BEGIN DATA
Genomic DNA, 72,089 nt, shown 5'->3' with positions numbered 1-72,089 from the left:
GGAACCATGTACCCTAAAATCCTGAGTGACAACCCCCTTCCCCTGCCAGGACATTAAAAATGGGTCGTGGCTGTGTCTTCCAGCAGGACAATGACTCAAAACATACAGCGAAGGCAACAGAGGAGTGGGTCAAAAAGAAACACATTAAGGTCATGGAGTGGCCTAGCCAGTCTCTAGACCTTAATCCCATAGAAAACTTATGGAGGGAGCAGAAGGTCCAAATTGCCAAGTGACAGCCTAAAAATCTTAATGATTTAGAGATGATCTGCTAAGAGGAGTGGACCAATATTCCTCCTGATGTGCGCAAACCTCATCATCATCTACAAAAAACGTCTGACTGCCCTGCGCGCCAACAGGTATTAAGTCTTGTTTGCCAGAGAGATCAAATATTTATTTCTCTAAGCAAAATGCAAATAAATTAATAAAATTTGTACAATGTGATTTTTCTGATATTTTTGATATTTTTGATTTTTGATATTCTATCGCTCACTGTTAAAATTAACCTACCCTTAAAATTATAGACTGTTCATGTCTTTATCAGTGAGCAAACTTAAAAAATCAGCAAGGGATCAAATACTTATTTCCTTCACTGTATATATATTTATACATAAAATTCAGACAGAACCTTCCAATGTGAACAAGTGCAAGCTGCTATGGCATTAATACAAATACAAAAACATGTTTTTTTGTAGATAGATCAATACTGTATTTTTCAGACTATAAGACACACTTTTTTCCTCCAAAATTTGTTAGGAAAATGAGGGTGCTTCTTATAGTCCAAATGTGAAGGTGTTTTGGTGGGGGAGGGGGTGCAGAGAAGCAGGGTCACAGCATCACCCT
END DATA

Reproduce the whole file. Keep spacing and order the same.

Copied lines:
Genomic DNA, 72,089 nt, shown 5'->3' with positions numbered 1-72,089 from the left:
GGAACCATGTACCCTAAAATCCTGAGTGACAACCCCCTTCCCCTGCCAGGACATTAAAAATGGGTCGTGGCTGTGTCTTCCAGCAGGACAATGACTCAAAACATACAGCGAAGGCAACAGAGGAGTGGGTCAAAAAGAAACACATTAAGGTCATGGAGTGGCCTAGCCAGTCTCTAGACCTTAATCCCATAGAAAACTTATGGAGGGAGCAGAAGGTCCAAATTGCCAAGTGACAGCCTAAAAATCTTAATGATTTAGAGATGATCTGCTAAGAGGAGTGGACCAATATTCCTCCTGATGTGCGCAAACCTCATCATCATCTACAAAAAACGTCTGACTGCCCTGCGCGCCAACAGGTATTAAGTCTTGTTTGCCAGAGAGATCAAATATTTATTTCTCTAAGCAAAATGCAAATAAATTAATAAAATTTGTACAATGTGATTTTTCTGATATTTTTGATATTTTTGATTTTTGATATTCTATCGCTCACTGTTAAAATTAACCTACCCTTAAAATTATAGACTGTTCATGTCTTTATCAGTGAGCAAACTTAAAAAATCAGCAAGGGATCAAATACTTATTTCCTTCACTGTATATATATTTATACATAAAATTCAGACAGAACCTTCCAATGTGAACAAGTGCAAGCTGCTATGGCATTAATACAAATACAAAAACATGTTTTTTTGTAGATAGATCAATACTGTATTTTTCAGACTATAAGACACACTTTTTTCCTCCAAAATTTGTTAGGAAAATGAGGGTGCTTCTTATAGTCCAAATGTGAAGGTGTTTTGGTGGGGGAGGGGGTGCAGAGAAGCAGGGTCACAGCATCACCCT